The Scotland manager, a self-confessed fan of Ol' Blue Eyes (although he has a tongue-in-cheek preference for the Caledonian crooner called Sydney Devine, who imitates Sinatra), is hoping for 10 days out of the spotlight as he prepares his squad for France 98.
They will emerge only twice from their training camp at Summit, New Jersey, to play friendly matches against Colombia in the Giants Stadium at nearby East Rutherford on Saturday and the United States in Washington DC a week later.
Brown brought his squad to the US to play the same opponents prior to Euro 96. Both games were lost, but he has learned from the experience.
"On that trip we made an undertaking that everyone would get a game. This time the emphasis will be on the ones we expect to be playing [in France].
"We were massively experimental against the US. Our midfield three were Darren Jackson, Eoin Jess and Scot Gemmill. Then when we played the Colombians we used Gary McAllister, Stuart McCall and John Collins, who were our first-choice players.
"We played very well in that game and missed two great chances which would have given us a 2-0 lead before [Faustino] Asprilla scored the winner."
Scotland have not won any of their three games since qualifying for the finals, though Brown said he was not unduly concerned. "We played well in France and lost to a late penalty, then played poorly against Denmark and Finland when we have a lot of players unavailable. Of course we want to win, but it's not all-important. I've learned that in international matches there's no such thing as a friendly. You're always assessed as if it's a competitive fixture."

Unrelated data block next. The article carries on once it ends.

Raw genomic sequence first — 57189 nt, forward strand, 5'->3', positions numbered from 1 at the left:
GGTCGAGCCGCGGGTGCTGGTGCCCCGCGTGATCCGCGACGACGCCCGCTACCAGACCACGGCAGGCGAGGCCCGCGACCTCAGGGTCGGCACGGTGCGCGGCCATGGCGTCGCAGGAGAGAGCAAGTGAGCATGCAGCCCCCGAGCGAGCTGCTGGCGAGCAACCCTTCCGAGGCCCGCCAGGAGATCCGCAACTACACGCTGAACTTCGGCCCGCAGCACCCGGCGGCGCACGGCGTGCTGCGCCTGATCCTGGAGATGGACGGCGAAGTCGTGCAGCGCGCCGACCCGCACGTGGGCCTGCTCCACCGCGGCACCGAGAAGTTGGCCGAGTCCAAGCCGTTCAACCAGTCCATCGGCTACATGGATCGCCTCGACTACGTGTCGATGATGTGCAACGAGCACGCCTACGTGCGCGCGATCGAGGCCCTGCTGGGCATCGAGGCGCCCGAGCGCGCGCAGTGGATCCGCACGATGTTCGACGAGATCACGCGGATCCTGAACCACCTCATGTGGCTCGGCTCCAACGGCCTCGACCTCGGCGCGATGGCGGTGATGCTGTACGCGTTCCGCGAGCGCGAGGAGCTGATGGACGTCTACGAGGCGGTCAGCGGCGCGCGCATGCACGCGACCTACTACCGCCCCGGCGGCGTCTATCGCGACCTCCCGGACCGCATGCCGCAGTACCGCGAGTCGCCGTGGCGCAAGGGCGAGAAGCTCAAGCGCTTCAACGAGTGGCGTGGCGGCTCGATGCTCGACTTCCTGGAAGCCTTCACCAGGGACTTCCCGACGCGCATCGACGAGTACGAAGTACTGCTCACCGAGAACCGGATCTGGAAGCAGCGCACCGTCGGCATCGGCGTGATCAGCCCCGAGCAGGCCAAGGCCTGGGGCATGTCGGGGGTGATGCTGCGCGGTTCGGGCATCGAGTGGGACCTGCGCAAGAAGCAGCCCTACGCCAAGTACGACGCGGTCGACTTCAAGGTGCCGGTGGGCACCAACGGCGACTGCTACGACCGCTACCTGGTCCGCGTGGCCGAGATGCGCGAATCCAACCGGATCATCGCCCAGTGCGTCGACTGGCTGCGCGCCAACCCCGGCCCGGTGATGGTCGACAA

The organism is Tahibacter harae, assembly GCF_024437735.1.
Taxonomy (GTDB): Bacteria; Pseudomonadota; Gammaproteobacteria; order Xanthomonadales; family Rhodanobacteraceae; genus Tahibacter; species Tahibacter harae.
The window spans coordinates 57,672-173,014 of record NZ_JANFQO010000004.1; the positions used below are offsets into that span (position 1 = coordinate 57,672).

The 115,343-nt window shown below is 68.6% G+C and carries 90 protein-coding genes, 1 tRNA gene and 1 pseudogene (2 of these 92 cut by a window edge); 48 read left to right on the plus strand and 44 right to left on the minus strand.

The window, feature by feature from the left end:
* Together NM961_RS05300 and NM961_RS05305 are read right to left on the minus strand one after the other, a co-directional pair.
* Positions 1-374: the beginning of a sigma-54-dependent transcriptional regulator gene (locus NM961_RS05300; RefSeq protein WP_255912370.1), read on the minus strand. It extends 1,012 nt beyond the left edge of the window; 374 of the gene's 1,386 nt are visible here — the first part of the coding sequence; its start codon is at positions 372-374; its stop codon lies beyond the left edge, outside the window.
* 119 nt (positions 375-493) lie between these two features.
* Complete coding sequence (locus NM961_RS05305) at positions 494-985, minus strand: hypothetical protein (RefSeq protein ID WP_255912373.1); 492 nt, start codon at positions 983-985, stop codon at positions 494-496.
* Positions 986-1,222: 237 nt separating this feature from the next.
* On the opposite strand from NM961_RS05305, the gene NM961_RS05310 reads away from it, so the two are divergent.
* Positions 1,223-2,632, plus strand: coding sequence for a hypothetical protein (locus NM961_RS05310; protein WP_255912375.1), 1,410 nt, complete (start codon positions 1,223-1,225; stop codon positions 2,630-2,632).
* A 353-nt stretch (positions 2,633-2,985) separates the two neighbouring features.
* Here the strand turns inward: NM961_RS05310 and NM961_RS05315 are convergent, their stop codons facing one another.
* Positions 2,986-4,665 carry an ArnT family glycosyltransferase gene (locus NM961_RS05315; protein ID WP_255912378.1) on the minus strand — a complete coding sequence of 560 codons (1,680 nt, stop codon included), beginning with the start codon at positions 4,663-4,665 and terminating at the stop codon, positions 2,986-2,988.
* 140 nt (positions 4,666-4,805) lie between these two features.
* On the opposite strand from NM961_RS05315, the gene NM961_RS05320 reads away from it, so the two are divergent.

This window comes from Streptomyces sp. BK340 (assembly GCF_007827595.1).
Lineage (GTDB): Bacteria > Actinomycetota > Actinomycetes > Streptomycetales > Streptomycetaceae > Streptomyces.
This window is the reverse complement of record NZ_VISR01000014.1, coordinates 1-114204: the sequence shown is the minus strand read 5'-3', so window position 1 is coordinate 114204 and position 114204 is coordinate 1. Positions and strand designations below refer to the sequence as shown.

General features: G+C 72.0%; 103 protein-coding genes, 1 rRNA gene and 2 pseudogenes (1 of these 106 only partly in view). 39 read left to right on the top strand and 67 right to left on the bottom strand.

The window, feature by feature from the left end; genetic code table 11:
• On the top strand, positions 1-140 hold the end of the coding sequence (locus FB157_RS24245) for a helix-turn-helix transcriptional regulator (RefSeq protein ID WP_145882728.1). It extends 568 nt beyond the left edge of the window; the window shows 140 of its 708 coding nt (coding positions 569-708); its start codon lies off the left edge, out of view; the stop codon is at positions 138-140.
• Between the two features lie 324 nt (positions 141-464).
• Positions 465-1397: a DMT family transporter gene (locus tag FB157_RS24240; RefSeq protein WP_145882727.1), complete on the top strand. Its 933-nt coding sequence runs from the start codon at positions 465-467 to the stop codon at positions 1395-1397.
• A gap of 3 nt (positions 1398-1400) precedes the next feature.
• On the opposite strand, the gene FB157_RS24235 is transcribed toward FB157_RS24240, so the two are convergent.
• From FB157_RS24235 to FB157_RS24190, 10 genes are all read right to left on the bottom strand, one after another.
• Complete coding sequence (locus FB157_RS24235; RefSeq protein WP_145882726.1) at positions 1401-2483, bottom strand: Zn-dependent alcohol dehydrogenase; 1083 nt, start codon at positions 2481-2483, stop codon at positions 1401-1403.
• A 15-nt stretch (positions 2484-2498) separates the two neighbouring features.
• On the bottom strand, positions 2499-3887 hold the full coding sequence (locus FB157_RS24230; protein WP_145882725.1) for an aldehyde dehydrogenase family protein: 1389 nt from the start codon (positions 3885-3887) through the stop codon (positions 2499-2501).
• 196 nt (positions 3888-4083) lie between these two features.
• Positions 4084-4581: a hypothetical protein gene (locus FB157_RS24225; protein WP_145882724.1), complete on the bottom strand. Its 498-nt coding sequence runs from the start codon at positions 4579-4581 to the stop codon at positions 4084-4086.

Brown acknowledged that Scotland had chosen relatively difficult warm- up opponents, both of whom have qualified for France. The US were "no longer football novices", while he had watched a videotape of Colombia drawing 0-0 with Yugoslavia despite being down to 10 men for an hour. "We could have gone to Europe for our acclimatisation, played Cyprus and Malta and got two wins. But it wouldn't have benefited us."
Scotland have brought two players, John Collins and Andy Goram, who are carrying injuries. Collins, the Monaco midfielder, has a chipped bone in a toe and missed his club's final French League match.
Goram, the Rangers goalkeeper, has a hamstring strain which Brown describes as "a legacy of the Scottish Cup final". His indisposition means that Scotland may give a rare starting appearance to their third-choice keeper, Wimbledon's Neil Sullivan, against Colombia.Reuse content